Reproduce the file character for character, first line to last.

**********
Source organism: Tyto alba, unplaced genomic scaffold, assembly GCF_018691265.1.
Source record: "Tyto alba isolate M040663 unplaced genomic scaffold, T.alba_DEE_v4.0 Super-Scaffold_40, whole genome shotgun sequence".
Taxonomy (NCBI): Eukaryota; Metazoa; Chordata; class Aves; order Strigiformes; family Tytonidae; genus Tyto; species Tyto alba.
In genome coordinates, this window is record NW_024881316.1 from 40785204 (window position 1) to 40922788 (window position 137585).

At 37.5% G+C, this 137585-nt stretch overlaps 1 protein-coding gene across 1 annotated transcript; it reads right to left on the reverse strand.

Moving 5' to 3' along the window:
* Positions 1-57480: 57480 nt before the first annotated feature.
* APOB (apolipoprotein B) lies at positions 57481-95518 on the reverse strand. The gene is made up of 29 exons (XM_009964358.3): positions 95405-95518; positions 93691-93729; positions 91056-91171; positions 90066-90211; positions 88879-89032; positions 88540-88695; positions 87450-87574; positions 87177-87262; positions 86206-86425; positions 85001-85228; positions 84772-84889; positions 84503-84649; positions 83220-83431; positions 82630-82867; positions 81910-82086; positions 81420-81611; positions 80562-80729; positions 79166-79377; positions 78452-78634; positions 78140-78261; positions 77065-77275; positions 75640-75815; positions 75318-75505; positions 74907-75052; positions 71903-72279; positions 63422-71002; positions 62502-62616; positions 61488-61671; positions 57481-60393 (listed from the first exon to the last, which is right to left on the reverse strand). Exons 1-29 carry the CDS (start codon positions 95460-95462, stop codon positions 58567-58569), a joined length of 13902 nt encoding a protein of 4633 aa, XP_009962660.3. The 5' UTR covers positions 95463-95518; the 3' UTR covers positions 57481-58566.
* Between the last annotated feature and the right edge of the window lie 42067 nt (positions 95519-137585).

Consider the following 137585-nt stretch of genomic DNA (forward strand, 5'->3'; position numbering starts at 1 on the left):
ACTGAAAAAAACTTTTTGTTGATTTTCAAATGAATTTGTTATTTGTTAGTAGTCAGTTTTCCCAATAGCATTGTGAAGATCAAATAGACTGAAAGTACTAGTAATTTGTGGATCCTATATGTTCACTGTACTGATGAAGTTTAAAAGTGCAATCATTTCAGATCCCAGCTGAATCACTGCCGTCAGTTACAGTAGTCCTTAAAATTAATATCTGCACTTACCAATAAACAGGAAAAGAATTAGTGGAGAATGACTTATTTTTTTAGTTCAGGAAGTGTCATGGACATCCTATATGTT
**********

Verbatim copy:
Source organism: Tyto alba, unplaced genomic scaffold, assembly GCF_018691265.1.
Source record: "Tyto alba isolate M040663 unplaced genomic scaffold, T.alba_DEE_v4.0 Super-Scaffold_40, whole genome shotgun sequence".
Taxonomy (NCBI): Eukaryota; Metazoa; Chordata; class Aves; order Strigiformes; family Tytonidae; genus Tyto; species Tyto alba.
In genome coordinates, this window is record NW_024881316.1 from 40785204 (window position 1) to 40922788 (window position 137585).

At 37.5% G+C, this 137585-nt stretch overlaps 1 protein-coding gene across 1 annotated transcript; it reads right to left on the reverse strand.

Moving 5' to 3' along the window:
* Positions 1-57480: 57480 nt before the first annotated feature.
* APOB (apolipoprotein B) lies at positions 57481-95518 on the reverse strand. The gene is made up of 29 exons (XM_009964358.3): positions 95405-95518; positions 93691-93729; positions 91056-91171; positions 90066-90211; positions 88879-89032; positions 88540-88695; positions 87450-87574; positions 87177-87262; positions 86206-86425; positions 85001-85228; positions 84772-84889; positions 84503-84649; positions 83220-83431; positions 82630-82867; positions 81910-82086; positions 81420-81611; positions 80562-80729; positions 79166-79377; positions 78452-78634; positions 78140-78261; positions 77065-77275; positions 75640-75815; positions 75318-75505; positions 74907-75052; positions 71903-72279; positions 63422-71002; positions 62502-62616; positions 61488-61671; positions 57481-60393 (listed from the first exon to the last, which is right to left on the reverse strand). Exons 1-29 carry the CDS (start codon positions 95460-95462, stop codon positions 58567-58569), a joined length of 13902 nt encoding a protein of 4633 aa, XP_009962660.3. The 5' UTR covers positions 95463-95518; the 3' UTR covers positions 57481-58566.
* Between the last annotated feature and the right edge of the window lie 42067 nt (positions 95519-137585).

Consider the following 137585-nt stretch of genomic DNA (forward strand, 5'->3'; position numbering starts at 1 on the left):
ACTGAAAAAAACTTTTTGTTGATTTTCAAATGAATTTGTTATTTGTTAGTAGTCAGTTTTCCCAATAGCATTGTGAAGATCAAATAGACTGAAAGTACTAGTAATTTGTGGATCCTATATGTTCACTGTACTGATGAAGTTTAAAAGTGCAATCATTTCAGATCCCAGCTGAATCACTGCCGTCAGTTACAGTAGTCCTTAAAATTAATATCTGCACTTACCAATAAACAGGAAAAGAATTAGTGGAGAATGACTTATTTTTTTAGTTCAGGAAGTGTCATGGACATCCTATATGTT